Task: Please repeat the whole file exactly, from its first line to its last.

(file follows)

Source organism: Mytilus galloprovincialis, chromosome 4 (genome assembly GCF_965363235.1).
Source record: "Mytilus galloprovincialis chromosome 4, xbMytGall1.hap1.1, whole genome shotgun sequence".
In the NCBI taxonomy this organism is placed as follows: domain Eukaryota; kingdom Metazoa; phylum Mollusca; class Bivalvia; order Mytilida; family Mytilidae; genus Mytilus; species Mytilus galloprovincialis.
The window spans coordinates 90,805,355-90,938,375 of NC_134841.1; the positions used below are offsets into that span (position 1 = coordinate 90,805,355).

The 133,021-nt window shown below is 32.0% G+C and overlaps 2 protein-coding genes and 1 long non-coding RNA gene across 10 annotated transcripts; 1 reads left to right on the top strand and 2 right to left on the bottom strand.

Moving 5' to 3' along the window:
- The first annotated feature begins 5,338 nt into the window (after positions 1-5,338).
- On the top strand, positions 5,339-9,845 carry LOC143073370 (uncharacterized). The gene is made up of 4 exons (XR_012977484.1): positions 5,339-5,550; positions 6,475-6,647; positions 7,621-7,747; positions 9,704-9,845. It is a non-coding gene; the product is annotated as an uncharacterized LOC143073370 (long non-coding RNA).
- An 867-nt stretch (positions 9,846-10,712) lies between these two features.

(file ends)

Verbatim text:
Source organism: Mytilus galloprovincialis, chromosome 4 (genome assembly GCF_965363235.1).
Source record: "Mytilus galloprovincialis chromosome 4, xbMytGall1.hap1.1, whole genome shotgun sequence".
In the NCBI taxonomy this organism is placed as follows: domain Eukaryota; kingdom Metazoa; phylum Mollusca; class Bivalvia; order Mytilida; family Mytilidae; genus Mytilus; species Mytilus galloprovincialis.
The window spans coordinates 90,805,355-90,938,375 of NC_134841.1; the positions used below are offsets into that span (position 1 = coordinate 90,805,355).

The 133,021-nt window shown below is 32.0% G+C and overlaps 2 protein-coding genes and 1 long non-coding RNA gene across 10 annotated transcripts; 1 reads left to right on the top strand and 2 right to left on the bottom strand.

Moving 5' to 3' along the window:
- The first annotated feature begins 5,338 nt into the window (after positions 1-5,338).
- On the top strand, positions 5,339-9,845 carry LOC143073370 (uncharacterized). The gene is made up of 4 exons (XR_012977484.1): positions 5,339-5,550; positions 6,475-6,647; positions 7,621-7,747; positions 9,704-9,845. It is a non-coding gene; the product is annotated as an uncharacterized LOC143073370 (long non-coding RNA).
- An 867-nt stretch (positions 9,846-10,712) lies between these two features.